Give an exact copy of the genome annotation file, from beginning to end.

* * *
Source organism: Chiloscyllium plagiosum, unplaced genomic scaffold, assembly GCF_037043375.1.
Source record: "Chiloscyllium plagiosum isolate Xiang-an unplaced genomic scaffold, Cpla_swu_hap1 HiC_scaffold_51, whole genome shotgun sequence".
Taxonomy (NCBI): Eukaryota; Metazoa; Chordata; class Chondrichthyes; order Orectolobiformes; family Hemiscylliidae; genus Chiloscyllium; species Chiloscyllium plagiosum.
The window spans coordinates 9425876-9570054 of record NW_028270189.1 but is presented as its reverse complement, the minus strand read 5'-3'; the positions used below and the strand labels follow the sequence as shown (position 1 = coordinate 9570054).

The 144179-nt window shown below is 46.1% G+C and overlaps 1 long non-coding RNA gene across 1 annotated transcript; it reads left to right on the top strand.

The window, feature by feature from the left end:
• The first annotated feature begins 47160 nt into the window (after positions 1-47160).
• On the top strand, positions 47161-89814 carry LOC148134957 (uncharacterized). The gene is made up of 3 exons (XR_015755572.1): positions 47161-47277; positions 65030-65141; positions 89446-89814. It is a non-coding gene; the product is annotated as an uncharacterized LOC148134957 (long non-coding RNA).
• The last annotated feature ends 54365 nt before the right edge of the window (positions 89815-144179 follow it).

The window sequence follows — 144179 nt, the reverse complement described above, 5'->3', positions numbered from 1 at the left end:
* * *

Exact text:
Source organism: Chiloscyllium plagiosum, unplaced genomic scaffold, assembly GCF_037043375.1.
Source record: "Chiloscyllium plagiosum isolate Xiang-an unplaced genomic scaffold, Cpla_swu_hap1 HiC_scaffold_51, whole genome shotgun sequence".
Taxonomy (NCBI): Eukaryota; Metazoa; Chordata; class Chondrichthyes; order Orectolobiformes; family Hemiscylliidae; genus Chiloscyllium; species Chiloscyllium plagiosum.
The window spans coordinates 9425876-9570054 of record NW_028270189.1 but is presented as its reverse complement, the minus strand read 5'-3'; the positions used below and the strand labels follow the sequence as shown (position 1 = coordinate 9570054).

The 144179-nt window shown below is 46.1% G+C and overlaps 1 long non-coding RNA gene across 1 annotated transcript; it reads left to right on the top strand.

The window, feature by feature from the left end:
• The first annotated feature begins 47160 nt into the window (after positions 1-47160).
• On the top strand, positions 47161-89814 carry LOC148134957 (uncharacterized). The gene is made up of 3 exons (XR_015755572.1): positions 47161-47277; positions 65030-65141; positions 89446-89814. It is a non-coding gene; the product is annotated as an uncharacterized LOC148134957 (long non-coding RNA).
• The last annotated feature ends 54365 nt before the right edge of the window (positions 89815-144179 follow it).

The window sequence follows — 144179 nt, the reverse complement described above, 5'->3', positions numbered from 1 at the left end: